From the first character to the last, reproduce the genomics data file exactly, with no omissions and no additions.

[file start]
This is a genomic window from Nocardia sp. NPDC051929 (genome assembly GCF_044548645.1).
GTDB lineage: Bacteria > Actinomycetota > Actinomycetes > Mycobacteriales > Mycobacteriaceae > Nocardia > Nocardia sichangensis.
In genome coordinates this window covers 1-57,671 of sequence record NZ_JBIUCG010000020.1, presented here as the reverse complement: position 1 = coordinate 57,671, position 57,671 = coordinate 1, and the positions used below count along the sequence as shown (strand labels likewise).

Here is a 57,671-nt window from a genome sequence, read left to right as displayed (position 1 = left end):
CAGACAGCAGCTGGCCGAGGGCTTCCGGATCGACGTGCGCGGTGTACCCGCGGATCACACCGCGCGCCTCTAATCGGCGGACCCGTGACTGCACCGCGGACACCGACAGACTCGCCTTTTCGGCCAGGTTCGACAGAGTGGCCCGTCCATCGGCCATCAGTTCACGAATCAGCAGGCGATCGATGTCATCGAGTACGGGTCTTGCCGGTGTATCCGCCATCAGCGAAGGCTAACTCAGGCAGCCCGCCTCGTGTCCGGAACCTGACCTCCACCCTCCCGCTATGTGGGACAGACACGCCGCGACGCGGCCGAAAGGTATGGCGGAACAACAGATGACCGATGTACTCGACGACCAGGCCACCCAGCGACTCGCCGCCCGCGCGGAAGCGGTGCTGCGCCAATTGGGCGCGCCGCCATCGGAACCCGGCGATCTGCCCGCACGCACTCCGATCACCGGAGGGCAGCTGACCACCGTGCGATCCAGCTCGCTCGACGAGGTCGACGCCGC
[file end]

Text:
This is a genomic window from Nocardia sp. NPDC051929 (genome assembly GCF_044548645.1).
GTDB lineage: Bacteria > Actinomycetota > Actinomycetes > Mycobacteriales > Mycobacteriaceae > Nocardia > Nocardia sichangensis.
In genome coordinates this window covers 1-57,671 of sequence record NZ_JBIUCG010000020.1, presented here as the reverse complement: position 1 = coordinate 57,671, position 57,671 = coordinate 1, and the positions used below count along the sequence as shown (strand labels likewise).

Here is a 57,671-nt window from a genome sequence, read left to right as displayed (position 1 = left end):
CAGACAGCAGCTGGCCGAGGGCTTCCGGATCGACGTGCGCGGTGTACCCGCGGATCACACCGCGCGCCTCTAATCGGCGGACCCGTGACTGCACCGCGGACACCGACAGACTCGCCTTTTCGGCCAGGTTCGACAGAGTGGCCCGTCCATCGGCCATCAGTTCACGAATCAGCAGGCGATCGATGTCATCGAGTACGGGTCTTGCCGGTGTATCCGCCATCAGCGAAGGCTAACTCAGGCAGCCCGCCTCGTGTCCGGAACCTGACCTCCACCCTCCCGCTATGTGGGACAGACACGCCGCGACGCGGCCGAAAGGTATGGCGGAACAACAGATGACCGATGTACTCGACGACCAGGCCACCCAGCGACTCGCCGCCCGCGCGGAAGCGGTGCTGCGCCAATTGGGCGCGCCGCCATCGGAACCCGGCGATCTGCCCGCACGCACTCCGATCACCGGAGGGCAGCTGACCACCGTGCGATCCAGCTCGCTCGACGAGGTCGACGCCGC